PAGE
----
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Brexit - Data Protection

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Major implications

From a data protection point-of-view, a distinction must be made between four periods of time, namely (i) the period prior to Brexit (31 January 2020), (ii) the Transition Period (1 February 2020 – 31 December 2020), (iii) the Interim Period (1 January 2021 – 30 June 2021) and (iv) the period thereafter (as of 1 July 2021 onwards).

 

Before Brexit (31 January 2020)

 

The Regulation (EU) 2016/679 of 27 April 2016 on the protection of natural persons with regard to the processing of personal data and on the free movement of such data, and repealing Directive 95/46/EC (the GDPR) was applicable as from 25 May 2018 in all EU Member States, including the UK (Great Britain and Northern Ireland).

The UK also adopted the Data Protection Act 2018, which, amongst others, further implemented the GDPR into national law. The competent supervisory authority for data protection in the UK is the Information Commissioner’s Office (ICO).

Hence, until 31 January 2020 (the Brexit Date), the GDPR applied fully in the UK and entities operating in the UK had to comply with the GDPR and the Data Protection Act 2018, were be able to benefit from the one-stop-shop principle and were subject to the consistency mechanism (including the competence of the European Data Protection Board (EPDB)).
 

Transition Period (1 February 2020 – 31 December 2020)

 

The agreement of 19 October 2019 on the withdrawal of the United Kingdom of Great Britain and Northern Ireland from the European Union and the European Atomic Energy Community (the Withdrawal Agreement) provided for a transition period from 1 February 2020 until 31 December 2020 (the Transition Period). 

During the Transition Period, the UK remained subject to all EU laws (other than those expressly excluded by the Withdrawal Agreement).

Consequently, during the Transition Period:

  • the GDPR and related EU privacy laws continued to apply to the UK;
  • the UK had to continue to interpret and apply the GDPR and related EU privacy laws consistent with wider EU legal principles; EU Member States had to continue to apply the GDPR and related EU privacy laws in a way which did not discriminate against the UK;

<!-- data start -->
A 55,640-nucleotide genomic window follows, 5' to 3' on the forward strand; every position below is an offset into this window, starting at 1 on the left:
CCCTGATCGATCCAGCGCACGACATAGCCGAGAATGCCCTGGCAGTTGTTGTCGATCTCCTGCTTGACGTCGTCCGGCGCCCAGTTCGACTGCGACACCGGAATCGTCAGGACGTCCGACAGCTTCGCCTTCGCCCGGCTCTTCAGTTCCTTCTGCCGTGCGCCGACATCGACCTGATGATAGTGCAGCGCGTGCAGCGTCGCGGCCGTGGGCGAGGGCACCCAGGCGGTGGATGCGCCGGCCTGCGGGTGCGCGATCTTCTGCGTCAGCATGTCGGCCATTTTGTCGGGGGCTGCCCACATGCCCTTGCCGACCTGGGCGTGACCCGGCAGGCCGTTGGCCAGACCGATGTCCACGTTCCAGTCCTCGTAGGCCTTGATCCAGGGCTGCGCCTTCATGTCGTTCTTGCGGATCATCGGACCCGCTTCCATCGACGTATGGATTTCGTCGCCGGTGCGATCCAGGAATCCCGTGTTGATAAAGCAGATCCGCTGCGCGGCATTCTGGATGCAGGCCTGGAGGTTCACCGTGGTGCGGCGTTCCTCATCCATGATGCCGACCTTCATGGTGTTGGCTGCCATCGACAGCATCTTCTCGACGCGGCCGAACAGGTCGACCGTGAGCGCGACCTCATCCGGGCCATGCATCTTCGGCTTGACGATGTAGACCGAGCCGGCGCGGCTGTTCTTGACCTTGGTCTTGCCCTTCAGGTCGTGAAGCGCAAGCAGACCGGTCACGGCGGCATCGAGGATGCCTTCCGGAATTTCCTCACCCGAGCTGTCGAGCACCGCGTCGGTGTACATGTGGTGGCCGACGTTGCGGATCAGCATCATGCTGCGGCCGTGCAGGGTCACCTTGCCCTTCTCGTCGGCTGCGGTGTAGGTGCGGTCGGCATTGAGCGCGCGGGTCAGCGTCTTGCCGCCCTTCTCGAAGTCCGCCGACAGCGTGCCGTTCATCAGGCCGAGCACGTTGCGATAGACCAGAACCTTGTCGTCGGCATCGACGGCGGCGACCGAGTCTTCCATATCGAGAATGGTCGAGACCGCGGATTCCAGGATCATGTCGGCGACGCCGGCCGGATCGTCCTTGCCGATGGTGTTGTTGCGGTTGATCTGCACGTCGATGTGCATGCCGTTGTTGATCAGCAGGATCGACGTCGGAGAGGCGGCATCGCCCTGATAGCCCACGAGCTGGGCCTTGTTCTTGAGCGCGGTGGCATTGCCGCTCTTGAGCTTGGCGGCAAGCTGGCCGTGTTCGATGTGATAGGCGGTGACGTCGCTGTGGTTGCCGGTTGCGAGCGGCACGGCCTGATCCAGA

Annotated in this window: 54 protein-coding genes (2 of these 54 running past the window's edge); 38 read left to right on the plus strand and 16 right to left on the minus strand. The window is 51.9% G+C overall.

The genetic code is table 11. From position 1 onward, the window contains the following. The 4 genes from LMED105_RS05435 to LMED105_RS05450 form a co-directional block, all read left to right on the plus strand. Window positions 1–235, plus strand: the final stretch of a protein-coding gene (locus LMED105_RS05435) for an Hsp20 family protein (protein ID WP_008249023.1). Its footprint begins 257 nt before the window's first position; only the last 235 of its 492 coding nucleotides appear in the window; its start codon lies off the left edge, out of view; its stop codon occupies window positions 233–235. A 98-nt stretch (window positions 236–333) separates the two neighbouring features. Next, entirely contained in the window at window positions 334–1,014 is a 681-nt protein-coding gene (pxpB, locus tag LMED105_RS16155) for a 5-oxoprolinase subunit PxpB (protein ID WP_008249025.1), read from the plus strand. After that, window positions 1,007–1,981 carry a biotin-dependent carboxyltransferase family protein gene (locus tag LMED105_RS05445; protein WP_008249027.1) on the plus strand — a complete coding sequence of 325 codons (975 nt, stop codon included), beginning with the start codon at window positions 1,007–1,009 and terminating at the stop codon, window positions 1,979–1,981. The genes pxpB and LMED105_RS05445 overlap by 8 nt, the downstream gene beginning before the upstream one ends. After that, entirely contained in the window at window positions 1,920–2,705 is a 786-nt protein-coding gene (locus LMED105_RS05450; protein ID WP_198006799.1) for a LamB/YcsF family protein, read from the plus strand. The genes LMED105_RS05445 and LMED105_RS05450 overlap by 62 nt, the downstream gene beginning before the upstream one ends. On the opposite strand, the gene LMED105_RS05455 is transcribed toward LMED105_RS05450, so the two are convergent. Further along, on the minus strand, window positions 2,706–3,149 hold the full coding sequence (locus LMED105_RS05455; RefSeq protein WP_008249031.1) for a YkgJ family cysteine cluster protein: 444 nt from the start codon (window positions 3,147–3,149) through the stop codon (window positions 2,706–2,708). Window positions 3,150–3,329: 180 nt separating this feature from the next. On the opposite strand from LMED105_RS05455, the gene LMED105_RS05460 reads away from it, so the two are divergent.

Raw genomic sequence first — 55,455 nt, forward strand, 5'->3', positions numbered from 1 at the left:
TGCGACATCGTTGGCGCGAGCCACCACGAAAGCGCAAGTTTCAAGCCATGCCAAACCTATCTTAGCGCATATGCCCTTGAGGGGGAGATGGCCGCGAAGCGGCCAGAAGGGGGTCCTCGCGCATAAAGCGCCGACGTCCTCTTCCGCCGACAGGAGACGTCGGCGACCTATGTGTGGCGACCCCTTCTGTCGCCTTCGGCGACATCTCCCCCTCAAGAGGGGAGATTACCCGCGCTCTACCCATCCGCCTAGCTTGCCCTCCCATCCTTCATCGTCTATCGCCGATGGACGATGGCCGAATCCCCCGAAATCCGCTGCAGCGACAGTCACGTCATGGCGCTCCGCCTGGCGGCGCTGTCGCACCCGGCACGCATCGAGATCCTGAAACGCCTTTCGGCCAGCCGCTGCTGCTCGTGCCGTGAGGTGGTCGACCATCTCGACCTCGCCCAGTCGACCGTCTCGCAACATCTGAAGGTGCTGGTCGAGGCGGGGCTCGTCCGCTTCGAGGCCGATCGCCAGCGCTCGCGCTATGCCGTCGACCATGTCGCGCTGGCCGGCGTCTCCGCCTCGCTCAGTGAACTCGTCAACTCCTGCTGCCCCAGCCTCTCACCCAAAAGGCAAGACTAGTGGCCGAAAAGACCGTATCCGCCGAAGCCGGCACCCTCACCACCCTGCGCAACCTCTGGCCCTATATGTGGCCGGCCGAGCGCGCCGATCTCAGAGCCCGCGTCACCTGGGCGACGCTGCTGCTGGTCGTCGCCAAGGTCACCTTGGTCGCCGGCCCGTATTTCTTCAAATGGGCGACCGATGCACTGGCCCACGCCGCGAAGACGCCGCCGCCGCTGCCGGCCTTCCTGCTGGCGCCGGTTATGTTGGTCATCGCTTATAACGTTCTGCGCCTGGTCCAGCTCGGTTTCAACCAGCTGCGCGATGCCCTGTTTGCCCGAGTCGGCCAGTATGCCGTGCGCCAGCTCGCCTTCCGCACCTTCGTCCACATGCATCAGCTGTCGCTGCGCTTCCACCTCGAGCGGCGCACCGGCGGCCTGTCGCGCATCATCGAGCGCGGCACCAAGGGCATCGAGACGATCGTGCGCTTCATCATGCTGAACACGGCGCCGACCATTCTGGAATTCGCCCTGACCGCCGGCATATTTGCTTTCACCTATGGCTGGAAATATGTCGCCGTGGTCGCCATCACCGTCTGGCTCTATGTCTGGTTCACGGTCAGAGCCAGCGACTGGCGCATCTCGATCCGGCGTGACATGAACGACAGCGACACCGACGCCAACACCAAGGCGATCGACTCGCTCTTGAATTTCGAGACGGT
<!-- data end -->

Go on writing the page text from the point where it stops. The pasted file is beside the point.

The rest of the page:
• the CJEU continued to have jurisdiction to settle questions of interpretation raised by the UK courts regarding data protection law and the UK had to abide by CJEU decisions;
  • transfers of personal data from the EU to the UK were not restricted under Chapter V (Transfers of personal data to third countries or international organisations) of the GDPR; and
  • the UK was restricted from participation in EU decision-making and governance bodies/offices, but could be invited to attend on a non-participatory basis; hence, the ICO’s role in the EDPB was limited to attendance in an observer capacity.

The UK and the EU had the option to extend the Transition Period once by joint agreement before 1 July 2020 for one or two years. The UK had however ruled out the possibility of an extension in its domestic law. Consequently, the Transition Period ended on 31 December 2020, in accordance with Article 126 of the Withdrawal Agreement.

 

Interim Period (1 January 2021 – 30 June 2021)

 

Political Declaration

Aside from the Withdrawal Agreement, the EU and UK on 19 October 2019 also agreed on a non-binding political declaration setting out the framework for the future relationship between the European Union and the United Kingdom (the Political Declaration).